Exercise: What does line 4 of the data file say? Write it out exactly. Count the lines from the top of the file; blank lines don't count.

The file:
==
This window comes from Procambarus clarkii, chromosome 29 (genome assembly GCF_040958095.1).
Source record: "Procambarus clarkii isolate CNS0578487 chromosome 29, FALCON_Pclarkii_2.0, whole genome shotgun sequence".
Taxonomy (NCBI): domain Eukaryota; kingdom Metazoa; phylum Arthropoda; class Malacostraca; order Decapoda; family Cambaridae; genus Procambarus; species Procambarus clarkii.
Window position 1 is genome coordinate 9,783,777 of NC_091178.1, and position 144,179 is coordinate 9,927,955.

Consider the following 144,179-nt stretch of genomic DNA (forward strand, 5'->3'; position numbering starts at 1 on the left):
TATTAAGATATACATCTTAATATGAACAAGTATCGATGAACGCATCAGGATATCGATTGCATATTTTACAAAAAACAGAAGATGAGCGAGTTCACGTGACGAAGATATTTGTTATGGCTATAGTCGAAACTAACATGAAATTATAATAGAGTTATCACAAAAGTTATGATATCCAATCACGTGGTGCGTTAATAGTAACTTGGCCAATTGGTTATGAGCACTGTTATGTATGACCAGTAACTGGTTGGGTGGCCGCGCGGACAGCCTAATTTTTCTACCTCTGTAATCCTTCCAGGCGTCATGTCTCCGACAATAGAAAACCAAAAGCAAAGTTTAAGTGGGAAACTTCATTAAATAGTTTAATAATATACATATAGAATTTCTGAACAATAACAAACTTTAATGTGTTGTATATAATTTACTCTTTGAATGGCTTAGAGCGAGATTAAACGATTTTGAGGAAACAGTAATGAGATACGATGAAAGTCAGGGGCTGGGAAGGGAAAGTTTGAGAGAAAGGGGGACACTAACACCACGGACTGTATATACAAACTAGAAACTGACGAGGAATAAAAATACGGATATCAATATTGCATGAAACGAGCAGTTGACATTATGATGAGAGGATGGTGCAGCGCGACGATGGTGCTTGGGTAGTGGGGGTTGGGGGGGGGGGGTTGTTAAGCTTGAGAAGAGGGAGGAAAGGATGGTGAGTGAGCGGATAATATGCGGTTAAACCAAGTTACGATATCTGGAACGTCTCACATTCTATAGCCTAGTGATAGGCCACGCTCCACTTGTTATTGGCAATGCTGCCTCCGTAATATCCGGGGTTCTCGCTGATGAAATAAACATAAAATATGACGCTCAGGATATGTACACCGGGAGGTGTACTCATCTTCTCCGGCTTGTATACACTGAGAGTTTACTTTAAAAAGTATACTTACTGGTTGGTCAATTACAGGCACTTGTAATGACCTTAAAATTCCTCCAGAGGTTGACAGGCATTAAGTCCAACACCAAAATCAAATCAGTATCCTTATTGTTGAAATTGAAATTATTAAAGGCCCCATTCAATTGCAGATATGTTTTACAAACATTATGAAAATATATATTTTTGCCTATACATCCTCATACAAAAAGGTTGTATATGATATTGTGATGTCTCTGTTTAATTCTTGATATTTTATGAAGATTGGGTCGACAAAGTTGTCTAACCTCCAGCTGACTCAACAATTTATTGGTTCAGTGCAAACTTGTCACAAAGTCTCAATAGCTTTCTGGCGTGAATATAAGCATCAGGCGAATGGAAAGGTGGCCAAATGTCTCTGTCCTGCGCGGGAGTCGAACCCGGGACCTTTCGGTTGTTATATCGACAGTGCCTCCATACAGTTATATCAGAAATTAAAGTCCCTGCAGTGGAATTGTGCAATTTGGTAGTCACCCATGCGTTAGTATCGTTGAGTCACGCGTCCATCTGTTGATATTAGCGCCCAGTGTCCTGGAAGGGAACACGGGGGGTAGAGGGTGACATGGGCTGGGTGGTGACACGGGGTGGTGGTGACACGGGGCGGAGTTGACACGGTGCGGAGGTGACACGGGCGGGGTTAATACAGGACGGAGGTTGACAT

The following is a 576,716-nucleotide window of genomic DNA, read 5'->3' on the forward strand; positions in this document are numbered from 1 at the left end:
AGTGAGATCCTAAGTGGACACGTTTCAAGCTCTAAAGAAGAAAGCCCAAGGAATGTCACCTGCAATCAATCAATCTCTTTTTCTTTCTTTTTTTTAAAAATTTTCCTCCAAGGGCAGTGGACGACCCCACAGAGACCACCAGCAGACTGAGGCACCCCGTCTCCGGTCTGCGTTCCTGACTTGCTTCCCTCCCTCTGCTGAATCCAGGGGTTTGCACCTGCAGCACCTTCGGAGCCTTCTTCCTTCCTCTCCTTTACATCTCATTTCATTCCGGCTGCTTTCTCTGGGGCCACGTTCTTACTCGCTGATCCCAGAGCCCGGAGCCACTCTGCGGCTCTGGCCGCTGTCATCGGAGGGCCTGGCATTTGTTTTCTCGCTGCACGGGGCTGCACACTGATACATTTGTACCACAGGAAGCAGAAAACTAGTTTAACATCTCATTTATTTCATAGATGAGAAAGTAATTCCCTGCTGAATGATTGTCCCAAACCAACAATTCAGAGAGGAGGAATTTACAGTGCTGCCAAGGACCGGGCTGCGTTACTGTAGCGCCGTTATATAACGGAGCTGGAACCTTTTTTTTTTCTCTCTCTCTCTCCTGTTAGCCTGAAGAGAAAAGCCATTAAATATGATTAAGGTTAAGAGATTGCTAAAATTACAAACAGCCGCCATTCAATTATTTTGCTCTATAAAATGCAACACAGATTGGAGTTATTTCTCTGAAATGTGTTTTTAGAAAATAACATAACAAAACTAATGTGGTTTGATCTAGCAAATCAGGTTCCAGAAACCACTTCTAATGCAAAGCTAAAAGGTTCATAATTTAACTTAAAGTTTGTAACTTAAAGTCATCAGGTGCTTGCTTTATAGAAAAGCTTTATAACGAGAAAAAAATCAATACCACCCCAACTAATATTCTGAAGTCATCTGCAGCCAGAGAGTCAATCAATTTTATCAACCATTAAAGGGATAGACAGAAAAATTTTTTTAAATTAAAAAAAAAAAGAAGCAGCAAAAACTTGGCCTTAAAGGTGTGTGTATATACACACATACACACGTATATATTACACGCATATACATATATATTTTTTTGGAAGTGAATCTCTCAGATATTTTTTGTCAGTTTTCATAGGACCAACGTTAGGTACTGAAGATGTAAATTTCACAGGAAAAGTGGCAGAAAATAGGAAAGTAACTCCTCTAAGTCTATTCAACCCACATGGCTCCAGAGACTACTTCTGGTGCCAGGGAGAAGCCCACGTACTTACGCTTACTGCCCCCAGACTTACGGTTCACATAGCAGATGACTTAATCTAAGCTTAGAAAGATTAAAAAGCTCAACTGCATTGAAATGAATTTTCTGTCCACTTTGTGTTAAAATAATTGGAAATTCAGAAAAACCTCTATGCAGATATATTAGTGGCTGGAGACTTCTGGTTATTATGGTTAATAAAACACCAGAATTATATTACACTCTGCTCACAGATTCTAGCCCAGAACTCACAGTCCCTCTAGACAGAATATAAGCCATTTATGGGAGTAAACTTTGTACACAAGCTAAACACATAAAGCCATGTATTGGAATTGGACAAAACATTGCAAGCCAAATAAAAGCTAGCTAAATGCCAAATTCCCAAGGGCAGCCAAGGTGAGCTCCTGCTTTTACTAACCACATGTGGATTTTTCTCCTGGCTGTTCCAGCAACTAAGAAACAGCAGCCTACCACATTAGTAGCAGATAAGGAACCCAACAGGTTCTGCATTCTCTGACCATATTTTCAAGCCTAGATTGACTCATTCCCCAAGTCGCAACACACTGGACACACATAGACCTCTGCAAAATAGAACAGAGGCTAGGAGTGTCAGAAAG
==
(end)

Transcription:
Window position 1 is genome coordinate 9,783,777 of NC_091178.1, and position 144,179 is coordinate 9,927,955.